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Hopeful research uses a patient’s own T cells to battle myeloma

Home/News, Research/Hopeful research uses a patient’s own T cells to battle myeloma

Hopeful research uses a patient’s own T cells to battle myeloma

Not much news to report from the 14th annual Myeloma Workshop in Kyoto, Japan.  I know there are a large number of poster study results being displayed, along with oral presentations, too.  But I’m not there and I don’t believe anyone is covering the event from the Myeloma Beacon, either.  Regardless, I would like to take a different tact and examine important ongoing research at Dartmouth College.

If you have been doing any reading at all about the latest and most promising cancer therapies lately, you have undoubtedly read about “T-cells.”  My science background is sketchy at best, so sometimes I have trouble following the more technical aspects of some study results.  That’s why I found this article to be so fascinating.  It is written for you and me!  I recommend you read, Improving immunity against multiple myeloma, By Lauren Ware.

Apparently, T cells with certain markers are more effective than other lymphocytes in combating myeloma.  Researchers identified the marker(s), manipulated cells from patient’s blood and then re-infused-it along with an immune-boosting molecule.  One of the unusual things about this therapy is it would be applied at the time a patient undergoes an auto (using their own cells) stem cell transplant.  What a great idea!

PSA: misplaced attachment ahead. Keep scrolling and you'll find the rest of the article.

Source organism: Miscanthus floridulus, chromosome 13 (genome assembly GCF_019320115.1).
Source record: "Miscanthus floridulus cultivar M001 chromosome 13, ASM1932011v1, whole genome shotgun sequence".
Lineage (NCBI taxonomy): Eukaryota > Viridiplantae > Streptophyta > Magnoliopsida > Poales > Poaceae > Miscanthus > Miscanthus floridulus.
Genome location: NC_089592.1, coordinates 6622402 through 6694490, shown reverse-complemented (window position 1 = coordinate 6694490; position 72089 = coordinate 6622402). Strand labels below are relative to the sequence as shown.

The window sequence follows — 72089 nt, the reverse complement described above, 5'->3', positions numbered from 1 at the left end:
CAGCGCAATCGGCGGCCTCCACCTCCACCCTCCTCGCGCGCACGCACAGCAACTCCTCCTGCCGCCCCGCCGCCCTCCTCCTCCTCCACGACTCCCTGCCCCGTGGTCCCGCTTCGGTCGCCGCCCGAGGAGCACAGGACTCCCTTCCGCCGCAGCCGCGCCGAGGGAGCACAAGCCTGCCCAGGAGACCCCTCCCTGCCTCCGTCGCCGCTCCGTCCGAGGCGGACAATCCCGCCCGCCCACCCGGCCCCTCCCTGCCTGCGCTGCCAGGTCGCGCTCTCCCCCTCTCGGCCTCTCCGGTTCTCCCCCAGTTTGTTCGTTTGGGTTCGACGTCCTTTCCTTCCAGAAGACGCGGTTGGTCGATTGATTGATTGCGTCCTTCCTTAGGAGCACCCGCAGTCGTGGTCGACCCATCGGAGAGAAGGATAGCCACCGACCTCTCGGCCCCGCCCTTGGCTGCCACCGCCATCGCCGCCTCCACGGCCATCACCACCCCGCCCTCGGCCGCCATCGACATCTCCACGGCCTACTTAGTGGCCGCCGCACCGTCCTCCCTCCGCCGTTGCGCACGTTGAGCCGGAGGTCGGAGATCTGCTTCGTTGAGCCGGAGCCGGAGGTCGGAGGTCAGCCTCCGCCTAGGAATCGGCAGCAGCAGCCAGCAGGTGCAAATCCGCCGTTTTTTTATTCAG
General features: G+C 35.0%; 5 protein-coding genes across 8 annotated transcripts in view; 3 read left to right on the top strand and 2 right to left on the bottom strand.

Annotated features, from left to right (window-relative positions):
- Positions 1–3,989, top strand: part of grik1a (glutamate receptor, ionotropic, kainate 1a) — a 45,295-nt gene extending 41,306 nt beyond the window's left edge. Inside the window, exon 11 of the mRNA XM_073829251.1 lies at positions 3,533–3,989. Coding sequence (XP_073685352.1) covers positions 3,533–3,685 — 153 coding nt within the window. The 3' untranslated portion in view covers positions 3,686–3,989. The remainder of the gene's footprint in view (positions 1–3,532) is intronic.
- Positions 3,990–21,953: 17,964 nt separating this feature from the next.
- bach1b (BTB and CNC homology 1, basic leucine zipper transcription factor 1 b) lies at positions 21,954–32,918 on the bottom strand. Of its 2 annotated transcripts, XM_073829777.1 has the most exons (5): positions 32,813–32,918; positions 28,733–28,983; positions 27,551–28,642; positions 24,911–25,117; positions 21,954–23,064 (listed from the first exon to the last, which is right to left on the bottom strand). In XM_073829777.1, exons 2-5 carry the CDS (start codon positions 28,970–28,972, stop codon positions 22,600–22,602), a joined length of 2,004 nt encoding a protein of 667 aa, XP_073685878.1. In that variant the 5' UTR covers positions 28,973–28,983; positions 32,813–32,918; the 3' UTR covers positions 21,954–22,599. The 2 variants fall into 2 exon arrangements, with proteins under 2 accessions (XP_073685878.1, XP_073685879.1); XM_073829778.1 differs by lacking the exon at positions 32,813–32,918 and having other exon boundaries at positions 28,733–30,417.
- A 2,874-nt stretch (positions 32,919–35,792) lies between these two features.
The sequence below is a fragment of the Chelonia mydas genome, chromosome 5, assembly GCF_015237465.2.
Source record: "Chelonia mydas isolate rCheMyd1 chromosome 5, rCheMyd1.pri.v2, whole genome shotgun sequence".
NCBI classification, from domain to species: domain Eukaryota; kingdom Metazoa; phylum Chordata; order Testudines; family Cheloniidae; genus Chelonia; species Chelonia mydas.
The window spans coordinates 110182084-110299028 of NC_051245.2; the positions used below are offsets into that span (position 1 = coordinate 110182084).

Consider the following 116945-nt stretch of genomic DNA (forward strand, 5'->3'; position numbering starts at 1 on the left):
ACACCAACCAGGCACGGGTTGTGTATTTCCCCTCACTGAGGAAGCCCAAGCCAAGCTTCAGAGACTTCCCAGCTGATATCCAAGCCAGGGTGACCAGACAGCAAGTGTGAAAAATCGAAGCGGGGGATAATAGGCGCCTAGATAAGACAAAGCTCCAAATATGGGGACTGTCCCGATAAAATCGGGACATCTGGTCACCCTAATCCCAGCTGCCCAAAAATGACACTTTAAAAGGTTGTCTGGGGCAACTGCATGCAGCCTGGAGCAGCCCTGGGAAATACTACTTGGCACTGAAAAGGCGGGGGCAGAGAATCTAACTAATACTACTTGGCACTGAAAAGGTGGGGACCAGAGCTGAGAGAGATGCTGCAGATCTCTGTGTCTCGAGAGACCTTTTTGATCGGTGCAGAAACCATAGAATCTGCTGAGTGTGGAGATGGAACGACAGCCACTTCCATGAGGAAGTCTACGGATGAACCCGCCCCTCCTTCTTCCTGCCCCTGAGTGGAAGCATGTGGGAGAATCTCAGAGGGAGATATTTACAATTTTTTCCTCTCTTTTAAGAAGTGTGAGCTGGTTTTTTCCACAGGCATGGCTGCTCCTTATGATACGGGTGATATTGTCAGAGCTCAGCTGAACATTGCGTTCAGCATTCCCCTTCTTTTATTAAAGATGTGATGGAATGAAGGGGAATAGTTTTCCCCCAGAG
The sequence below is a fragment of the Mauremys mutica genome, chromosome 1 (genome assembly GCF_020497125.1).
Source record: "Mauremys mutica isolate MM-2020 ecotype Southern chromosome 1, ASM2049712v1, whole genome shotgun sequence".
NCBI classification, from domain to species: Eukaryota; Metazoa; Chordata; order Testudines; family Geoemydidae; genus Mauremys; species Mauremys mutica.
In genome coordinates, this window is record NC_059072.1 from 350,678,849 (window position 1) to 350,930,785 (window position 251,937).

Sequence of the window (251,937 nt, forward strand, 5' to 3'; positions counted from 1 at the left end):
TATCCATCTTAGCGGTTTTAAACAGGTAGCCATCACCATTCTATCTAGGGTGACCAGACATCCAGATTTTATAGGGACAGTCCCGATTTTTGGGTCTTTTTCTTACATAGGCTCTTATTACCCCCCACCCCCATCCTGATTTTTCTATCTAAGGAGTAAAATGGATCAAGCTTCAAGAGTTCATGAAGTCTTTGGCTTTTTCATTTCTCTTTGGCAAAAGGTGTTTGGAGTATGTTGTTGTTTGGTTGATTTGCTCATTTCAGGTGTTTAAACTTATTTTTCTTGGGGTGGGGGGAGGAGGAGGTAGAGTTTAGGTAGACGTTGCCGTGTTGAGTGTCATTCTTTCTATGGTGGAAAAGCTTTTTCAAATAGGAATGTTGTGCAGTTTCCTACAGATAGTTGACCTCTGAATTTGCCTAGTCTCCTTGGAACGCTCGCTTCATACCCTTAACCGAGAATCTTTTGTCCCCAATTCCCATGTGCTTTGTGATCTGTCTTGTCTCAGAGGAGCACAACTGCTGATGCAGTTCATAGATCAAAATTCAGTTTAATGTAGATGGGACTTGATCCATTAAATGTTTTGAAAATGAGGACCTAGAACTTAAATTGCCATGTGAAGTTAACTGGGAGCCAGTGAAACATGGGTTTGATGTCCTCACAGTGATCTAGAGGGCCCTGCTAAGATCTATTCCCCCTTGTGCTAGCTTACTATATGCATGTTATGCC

Dr. MeehanResults look promising, but it is still not known how much these modified, super T cells might help.  From what I read, sounds like Dartmouth researchers are on the right track.

Dartmouth’s BMT program director, Dr. Kenneth Meehan, closed that article by saying, “This is really an example of bench to bedside, back to bench and to bedside again.”

Ingenuous, exciting and hopeful!  I’m convinced that therapies like this will some day allow me and my fellow myeloma patients to live longer–a lot longer.

Feel good and keep smiling!  Pat